After more than 15 months of not being able to conduct face-to-face meetings with high school recruits, Penn State football coach James Franklin went right to work when in-person recruiting resumed June 1, welcoming dozens of players to Happy Valley and hoping some will come back as new Nittany Lions.
Franklin has scheduled the maximum four weekends of official visits in June, a run that concludes this weekend. He also has met with players who have come to campus on unofficial visits, some of whom are asked to work out for the coaches.
Most of the guests are from the class of 2022, all of whom could only speak with coaches on Zoom or FaceTime last year and up until May 31 this year.
“They haven’t had a chance to really get out and spend a lot of time with the coaches or see the campuses or get the presentations and learn about the academics, and just see what it’s like to travel to the schools,” Brian Dohn, national recruiting analyst for 247Sports, said Tuesday.
“You have four weeks to not only recruit for ’22 and bring in all your official visitors and unofficial visitors. But you’re trying to run camps and evaluate maybe some ’22s. You want to make sure you’re either going to move on them or not move on them while also trying to set things up for ’23 and ’24 and get some early evaluations on those kids. So it is a ridiculous amount to pack into a four-week window.”
Franklin feels his program has an advantage when high school recruits come to Happy Valley, something he didn’t have during the pandemic.
“Where we’re located, it’s not like we have a bunch of recruits that live within an hour of campus,” he said in a media session in April. “This is a place you’ve got to come and see. I’m a huge believer that we are, in my mind, what you think of when you think of the true college town on a postcard. It’s one of those things you’ve got to come and see and appreciate firsthand.”
Dohn called getting recruits on campus “a major recruiting point” for Penn State.
“There’s no way around it,” he said. “Penn State needs to get kids on campus whether it’s officially or unofficially.”
Of course, the key with all those visits is getting players to commit to Penn State. The month’s initial oral commitment came Monday from Tyler Johnson, a 6-foot, 175-pound wide receiver from Ridgeway, Va., who has yet to be rated by the recruiting websites.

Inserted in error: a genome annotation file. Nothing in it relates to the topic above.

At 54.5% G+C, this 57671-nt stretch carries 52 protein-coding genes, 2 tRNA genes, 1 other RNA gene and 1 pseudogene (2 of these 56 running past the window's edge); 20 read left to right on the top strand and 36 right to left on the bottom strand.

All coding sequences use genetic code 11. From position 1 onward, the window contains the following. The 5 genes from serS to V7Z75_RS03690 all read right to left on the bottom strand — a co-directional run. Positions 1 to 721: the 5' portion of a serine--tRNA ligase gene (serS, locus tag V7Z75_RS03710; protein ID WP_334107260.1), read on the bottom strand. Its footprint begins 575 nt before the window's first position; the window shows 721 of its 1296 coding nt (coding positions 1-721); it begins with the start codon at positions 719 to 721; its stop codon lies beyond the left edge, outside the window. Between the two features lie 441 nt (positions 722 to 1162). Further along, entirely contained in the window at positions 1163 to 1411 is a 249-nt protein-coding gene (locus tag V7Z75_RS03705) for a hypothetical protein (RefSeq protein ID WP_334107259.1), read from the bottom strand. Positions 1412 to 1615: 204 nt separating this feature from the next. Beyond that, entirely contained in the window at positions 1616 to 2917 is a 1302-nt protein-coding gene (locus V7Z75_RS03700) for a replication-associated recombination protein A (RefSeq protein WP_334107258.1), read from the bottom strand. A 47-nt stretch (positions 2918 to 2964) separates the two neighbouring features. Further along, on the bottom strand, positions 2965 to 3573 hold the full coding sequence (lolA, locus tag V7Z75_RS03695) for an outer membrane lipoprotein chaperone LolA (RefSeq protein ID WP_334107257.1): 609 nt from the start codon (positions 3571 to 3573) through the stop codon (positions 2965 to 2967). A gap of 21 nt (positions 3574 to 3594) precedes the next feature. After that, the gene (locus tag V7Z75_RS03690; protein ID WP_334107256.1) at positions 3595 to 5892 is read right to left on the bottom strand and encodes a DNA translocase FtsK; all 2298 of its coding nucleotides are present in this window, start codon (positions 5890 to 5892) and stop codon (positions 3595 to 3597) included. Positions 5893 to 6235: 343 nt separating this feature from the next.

Johnson came in last Wednesday for an unofficial visit and impressed the coaching staff with his workout, which reportedly included a 40-yard time of less than 4.5 seconds. He was invited back Friday for an official visit and pledged to the Nittany Lions after returning home.
Dohn said Franklin and his staff have some big names they’re going after. Two of them are Nicholas Singleton of Reading, rated the No. 1 running back in Pennsylvania and No. 8 in the nation, and Dani Dennis-Sutton of Owings Mills, Md., the No. 1-ranked strongside defensive end in the country.
Both players have received a lot of attention. Singleton had “a great visit” to Notre Dame, Dohn said, and will be visiting Alabama this weekend. Dennis-Sutton’s decision is down to three teams: Georgia, Alabama, and Penn State.
One player who could decide in the Nittany Lions’ favor is 6-foot-1, 180-pound safety Cristian Driver of Argyle, Texas, the son of former Green Bay Packers wide receiver Donald Driver. Franklin worked with Driver as the Packers’ wide receivers coach in 2005 and the two are believed to have a strong relationship.
Franklin also is interested in some Philadelphia-area prospects, including linebackers Abdul Carter of La Salle and Keon Wylie of Imhotep Charter, and defensive backs Keenan Nelson of St. Joseph’s Prep and Raleigh Collins of Neumann Goretti.
“I think you’ll really know how Penn State’s doing around July 15 with all these visits,” Dohn said. “They’re going well. Some of the kids they’re after, you’re talking about battling Georgia, Alabama, Ohio State, Notre Dame. It’s rare air, the guys you’re recruiting against. So you’re going to win some and you’re going to lose some. But I would think by mid-July they should have a handful more kids in the fold, if not even more than that.”